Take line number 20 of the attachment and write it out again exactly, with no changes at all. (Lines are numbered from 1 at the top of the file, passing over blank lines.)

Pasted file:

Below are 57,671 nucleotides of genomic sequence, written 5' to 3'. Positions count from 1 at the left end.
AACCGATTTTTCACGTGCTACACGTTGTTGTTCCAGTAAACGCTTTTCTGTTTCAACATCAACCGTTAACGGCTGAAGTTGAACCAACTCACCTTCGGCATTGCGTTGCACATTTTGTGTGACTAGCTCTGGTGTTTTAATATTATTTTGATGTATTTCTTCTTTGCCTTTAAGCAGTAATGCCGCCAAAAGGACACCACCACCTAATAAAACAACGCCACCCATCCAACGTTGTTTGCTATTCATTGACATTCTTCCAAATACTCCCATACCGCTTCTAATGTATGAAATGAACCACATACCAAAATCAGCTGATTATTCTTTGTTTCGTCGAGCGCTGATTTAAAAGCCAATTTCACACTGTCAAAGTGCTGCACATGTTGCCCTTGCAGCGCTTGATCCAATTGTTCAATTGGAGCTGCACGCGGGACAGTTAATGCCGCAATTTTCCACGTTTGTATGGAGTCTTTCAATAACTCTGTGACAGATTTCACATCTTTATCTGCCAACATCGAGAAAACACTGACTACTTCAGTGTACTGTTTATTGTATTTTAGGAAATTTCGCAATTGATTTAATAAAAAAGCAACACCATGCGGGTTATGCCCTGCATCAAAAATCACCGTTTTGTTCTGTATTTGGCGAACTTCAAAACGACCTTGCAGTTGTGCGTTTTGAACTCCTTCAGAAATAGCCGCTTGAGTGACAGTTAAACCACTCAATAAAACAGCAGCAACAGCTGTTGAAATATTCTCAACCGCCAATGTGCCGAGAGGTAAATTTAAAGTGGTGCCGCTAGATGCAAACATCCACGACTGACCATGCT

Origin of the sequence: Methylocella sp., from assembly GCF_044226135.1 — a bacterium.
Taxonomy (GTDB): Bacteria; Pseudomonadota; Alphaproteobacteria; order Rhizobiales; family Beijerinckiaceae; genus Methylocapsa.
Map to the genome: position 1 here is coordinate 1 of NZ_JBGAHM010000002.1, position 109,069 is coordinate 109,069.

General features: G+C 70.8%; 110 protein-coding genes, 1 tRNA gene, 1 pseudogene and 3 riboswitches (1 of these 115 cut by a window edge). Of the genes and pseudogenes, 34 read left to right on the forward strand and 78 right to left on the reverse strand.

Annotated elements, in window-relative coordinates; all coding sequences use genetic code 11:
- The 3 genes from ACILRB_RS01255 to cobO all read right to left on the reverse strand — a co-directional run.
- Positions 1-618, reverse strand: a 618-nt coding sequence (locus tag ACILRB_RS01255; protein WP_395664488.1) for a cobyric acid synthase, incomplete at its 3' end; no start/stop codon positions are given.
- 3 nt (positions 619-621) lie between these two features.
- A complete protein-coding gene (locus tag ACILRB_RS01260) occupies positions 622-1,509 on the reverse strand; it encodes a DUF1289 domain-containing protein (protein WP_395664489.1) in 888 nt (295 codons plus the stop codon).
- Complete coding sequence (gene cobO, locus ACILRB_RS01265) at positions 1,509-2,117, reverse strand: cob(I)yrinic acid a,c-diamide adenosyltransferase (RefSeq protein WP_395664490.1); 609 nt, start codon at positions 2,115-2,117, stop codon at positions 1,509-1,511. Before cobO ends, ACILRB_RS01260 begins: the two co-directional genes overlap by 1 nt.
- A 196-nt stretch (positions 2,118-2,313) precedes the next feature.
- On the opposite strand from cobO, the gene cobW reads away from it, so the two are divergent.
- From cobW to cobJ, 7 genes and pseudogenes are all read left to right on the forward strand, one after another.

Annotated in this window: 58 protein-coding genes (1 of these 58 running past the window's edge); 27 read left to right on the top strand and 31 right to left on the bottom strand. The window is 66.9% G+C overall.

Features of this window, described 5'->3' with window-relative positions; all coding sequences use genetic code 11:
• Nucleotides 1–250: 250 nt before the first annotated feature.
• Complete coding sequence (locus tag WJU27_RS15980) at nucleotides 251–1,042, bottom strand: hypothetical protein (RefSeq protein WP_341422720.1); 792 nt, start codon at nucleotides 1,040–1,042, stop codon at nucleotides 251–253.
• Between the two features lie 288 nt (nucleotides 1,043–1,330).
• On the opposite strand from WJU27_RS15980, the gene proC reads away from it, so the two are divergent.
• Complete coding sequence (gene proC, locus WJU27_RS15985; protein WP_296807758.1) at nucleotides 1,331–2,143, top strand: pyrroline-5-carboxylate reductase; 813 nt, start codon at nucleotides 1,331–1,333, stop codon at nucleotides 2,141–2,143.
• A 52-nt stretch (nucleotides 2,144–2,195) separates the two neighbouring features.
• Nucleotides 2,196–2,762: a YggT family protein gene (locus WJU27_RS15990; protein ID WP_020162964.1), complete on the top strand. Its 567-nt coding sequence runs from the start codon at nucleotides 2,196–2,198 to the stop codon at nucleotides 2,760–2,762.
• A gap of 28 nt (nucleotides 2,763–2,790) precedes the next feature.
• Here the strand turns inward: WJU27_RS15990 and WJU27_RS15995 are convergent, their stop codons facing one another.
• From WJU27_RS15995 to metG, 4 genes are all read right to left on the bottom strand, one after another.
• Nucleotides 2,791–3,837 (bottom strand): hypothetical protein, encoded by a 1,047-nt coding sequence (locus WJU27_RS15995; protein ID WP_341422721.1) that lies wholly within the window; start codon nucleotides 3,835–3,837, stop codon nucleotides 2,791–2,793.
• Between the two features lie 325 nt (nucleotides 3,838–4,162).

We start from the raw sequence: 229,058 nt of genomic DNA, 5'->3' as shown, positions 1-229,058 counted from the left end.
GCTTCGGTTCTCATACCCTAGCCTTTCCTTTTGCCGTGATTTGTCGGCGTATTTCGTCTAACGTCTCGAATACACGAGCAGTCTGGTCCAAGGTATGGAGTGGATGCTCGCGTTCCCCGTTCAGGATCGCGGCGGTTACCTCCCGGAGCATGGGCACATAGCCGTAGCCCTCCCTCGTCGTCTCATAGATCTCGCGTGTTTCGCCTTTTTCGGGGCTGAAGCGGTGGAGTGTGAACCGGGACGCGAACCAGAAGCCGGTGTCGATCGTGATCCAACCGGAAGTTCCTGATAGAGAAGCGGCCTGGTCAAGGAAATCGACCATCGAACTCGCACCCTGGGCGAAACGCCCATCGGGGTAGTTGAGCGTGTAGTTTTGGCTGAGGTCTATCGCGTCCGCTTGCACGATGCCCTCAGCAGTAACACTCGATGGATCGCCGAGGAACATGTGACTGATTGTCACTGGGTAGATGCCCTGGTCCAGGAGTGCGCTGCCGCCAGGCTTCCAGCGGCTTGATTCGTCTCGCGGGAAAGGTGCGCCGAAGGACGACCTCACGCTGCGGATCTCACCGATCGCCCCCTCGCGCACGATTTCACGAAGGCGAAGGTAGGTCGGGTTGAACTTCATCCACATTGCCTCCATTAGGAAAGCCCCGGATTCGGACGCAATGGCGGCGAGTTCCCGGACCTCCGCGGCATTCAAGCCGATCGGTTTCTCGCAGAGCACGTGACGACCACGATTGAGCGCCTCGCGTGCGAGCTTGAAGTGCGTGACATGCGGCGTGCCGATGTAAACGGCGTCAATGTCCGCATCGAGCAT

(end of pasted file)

• Between the two features lie 288 nt (nucleotides 1,043–1,330).